The consolidation trend in the EU telecoms market is likely to continue as the sector remains fragmented in comparison with regions where this process started earlier, such as in the US and Asia markets. For example, MNOs in the EU are mindful to point out that the USA has a handful of operators across 50 states covering a population of over 300 million and are therefore looking to drive further consolidation in the fragmented EU markets. Institutional shareholders and telecoms analysts appear to consider that MNO consolidation increases shareholder value.
What are the challenges in pursuing mergers in the telecoms sector?
Lawyers dealing in mergers and acquisitions could be in for a busy and lucrative time–though they will need to make sure they are supported by leading telecoms competition experts to help secure those all-important regulatory clearances.
On the other hand, regulators face the challenge of determining the number of players that will maintain the balance of a competitive market–taking into account both the need for economic growth and the interest of end users.
Whereas consolidation may boost investment in infrastructure, regulators must ensure that end users are not harmed by increase in prices and limitation in end users’ choices. It will likely result in less bandwidth being rolled out in the UK as a result of the consolidation coupled with the major network sharing deals already in existence in the UK.
Can the sector survive further consolidation? What do you expect the sector to look like in five years’ time?
The BT/EE and O2/3UK mergers raise the central question of whether the current regulatory regime is fit for purpose–and whether there is a need for reform–or at least updating, given the speed of change in the markets and the fact that the current regime is beginning to creak at the seams.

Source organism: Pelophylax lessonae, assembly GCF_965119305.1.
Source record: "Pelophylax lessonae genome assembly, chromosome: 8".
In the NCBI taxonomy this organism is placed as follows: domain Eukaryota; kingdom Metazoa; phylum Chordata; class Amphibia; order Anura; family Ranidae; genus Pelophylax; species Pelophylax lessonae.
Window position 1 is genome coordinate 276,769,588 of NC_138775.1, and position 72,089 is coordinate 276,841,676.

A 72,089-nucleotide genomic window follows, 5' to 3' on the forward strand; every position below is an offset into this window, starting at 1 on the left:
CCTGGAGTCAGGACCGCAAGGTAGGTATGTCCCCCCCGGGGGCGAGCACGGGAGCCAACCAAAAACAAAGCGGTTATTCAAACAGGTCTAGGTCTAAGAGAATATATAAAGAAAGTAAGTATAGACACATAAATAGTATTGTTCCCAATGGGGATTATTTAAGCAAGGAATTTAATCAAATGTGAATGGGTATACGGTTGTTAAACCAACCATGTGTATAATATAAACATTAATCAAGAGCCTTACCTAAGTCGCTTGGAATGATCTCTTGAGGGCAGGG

The potential drop in UK MNOs from five to three over a few years is not something that many would have seen as a step in the right direction for the UK communications industry as a whole, not to mention consumers.
MVNOs that are potentially best positioned to drive innovation in the IoT might find themselves with only three potential MNO hosts–none of which are ‘mavericks’ with an appetite for risk, low revenue projects or feel the need to generate wholesale revenue via MVNOs. This could hinder innovation in the UK and in other markets down to three MNOs.
Competitors will raise issues and the CMA covering the BT/EE merger will need to carefully consider the transaction in terms of whether other players that rely on BT to supply its fixed access network services on fair, reasonable and non-discriminatory terms will continue to obtain those services in a timely fashion in future.
In telecoms it is often hard to predict the future, which is part of the excitement of the sector too. However extrapolating from the current consolidation trend, we expect that most European markets will be down to no more than three mobile network operators–the strongest of which will be providing quad-play services.
The jury is still out on quad-play and whether customers want all their services from the same supplier. Nevertheless, during the next five years quite a number of operators throughout the EU will likely be considering merging on a vertical basis to offer quad-play, while horizontal MNO mergers will be sought in tandem, largely as a cost cutting exercise.
Connected devices and IoT will continue to grow exponentially and we may see a strong Google European MVNO with its sim cards being embedded in an increasing array of products. In the future, we anticipate that the majority of mobile phones will end up being sim-free.
Interviewed by Alex Heshmaty.